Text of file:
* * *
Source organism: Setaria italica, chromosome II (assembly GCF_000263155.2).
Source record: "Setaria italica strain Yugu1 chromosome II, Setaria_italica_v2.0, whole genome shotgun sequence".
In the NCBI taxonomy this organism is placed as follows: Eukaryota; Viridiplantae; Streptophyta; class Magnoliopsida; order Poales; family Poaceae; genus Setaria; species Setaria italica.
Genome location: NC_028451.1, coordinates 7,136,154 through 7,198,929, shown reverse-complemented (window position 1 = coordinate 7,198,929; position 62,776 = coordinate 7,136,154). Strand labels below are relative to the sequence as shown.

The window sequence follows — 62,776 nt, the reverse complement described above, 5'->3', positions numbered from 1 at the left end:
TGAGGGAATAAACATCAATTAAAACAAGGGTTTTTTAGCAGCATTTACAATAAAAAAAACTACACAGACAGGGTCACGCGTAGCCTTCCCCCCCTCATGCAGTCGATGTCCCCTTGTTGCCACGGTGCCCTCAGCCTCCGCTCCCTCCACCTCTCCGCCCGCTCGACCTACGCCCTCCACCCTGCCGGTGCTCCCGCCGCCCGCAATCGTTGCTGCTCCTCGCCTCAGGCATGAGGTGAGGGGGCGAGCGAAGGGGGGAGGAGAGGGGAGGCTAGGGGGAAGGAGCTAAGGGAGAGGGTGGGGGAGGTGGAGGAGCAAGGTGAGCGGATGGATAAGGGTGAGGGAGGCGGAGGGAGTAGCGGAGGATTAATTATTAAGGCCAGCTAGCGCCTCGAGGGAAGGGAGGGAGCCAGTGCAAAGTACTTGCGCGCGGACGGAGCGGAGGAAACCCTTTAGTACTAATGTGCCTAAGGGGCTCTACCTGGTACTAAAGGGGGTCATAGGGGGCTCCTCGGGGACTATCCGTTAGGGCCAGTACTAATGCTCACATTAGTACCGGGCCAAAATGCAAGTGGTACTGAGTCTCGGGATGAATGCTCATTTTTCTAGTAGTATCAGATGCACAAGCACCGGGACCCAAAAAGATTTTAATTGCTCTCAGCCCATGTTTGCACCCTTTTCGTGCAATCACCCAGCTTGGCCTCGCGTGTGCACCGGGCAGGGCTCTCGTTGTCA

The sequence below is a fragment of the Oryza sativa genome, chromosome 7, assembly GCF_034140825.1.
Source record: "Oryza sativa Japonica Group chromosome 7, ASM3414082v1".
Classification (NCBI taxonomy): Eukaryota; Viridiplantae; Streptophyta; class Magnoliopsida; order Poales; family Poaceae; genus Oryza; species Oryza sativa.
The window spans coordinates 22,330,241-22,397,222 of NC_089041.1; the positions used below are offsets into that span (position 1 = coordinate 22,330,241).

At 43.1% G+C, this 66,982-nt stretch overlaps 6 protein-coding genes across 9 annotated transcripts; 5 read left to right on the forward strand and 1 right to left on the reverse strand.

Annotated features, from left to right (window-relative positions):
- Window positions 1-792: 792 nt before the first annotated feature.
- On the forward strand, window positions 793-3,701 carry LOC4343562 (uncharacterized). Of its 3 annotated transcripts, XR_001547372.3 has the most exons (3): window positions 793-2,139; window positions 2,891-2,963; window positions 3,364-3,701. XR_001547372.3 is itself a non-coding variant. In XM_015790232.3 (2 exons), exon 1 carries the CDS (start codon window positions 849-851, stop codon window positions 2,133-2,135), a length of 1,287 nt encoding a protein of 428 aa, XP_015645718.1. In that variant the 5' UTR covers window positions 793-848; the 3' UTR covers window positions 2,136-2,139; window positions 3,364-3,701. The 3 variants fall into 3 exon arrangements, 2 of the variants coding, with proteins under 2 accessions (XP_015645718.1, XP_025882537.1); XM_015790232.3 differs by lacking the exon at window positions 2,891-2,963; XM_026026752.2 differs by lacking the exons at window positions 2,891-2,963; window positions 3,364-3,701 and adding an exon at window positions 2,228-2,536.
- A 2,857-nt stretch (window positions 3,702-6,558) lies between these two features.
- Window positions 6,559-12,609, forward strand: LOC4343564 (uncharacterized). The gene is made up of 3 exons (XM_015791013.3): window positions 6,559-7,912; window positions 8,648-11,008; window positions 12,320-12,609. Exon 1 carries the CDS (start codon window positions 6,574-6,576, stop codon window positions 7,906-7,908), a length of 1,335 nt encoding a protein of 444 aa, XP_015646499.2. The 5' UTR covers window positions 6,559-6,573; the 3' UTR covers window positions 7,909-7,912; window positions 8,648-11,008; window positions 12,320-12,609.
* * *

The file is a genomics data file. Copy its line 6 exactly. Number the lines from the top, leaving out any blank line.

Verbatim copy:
TGAGGGAATAAACATCAATTAAAACAAGGGTTTTTTAGCAGCATTTACAATAAAAAAAACTACACAGACAGGGTCACGCGTAGCCTTCCCCCCCTCATGCAGTCGATGTCCCCTTGTTGCCACGGTGCCCTCAGCCTCCGCTCCCTCCACCTCTCCGCCCGCTCGACCTACGCCCTCCACCCTGCCGGTGCTCCCGCCGCCCGCAATCGTTGCTGCTCCTCGCCTCAGGCATGAGGTGAGGGGGCGAGCGAAGGGGGGAGGAGAGGGGAGGCTAGGGGGAAGGAGCTAAGGGAGAGGGTGGGGGAGGTGGAGGAGCAAGGTGAGCGGATGGATAAGGGTGAGGGAGGCGGAGGGAGTAGCGGAGGATTAATTATTAAGGCCAGCTAGCGCCTCGAGGGAAGGGAGGGAGCCAGTGCAAAGTACTTGCGCGCGGACGGAGCGGAGGAAACCCTTTAGTACTAATGTGCCTAAGGGGCTCTACCTGGTACTAAAGGGGGTCATAGGGGGCTCCTCGGGGACTATCCGTTAGGGCCAGTACTAATGCTCACATTAGTACCGGGCCAAAATGCAAGTGGTACTGAGTCTCGGGATGAATGCTCATTTTTCTAGTAGTATCAGATGCACAAGCACCGGGACCCAAAAAGATTTTAATTGCTCTCAGCCCATGTTTGCACCCTTTTCGTGCAATCACCCAGCTTGGCCTCGCGTGTGCACCGGGCAGGGCTCTCGTTGTCA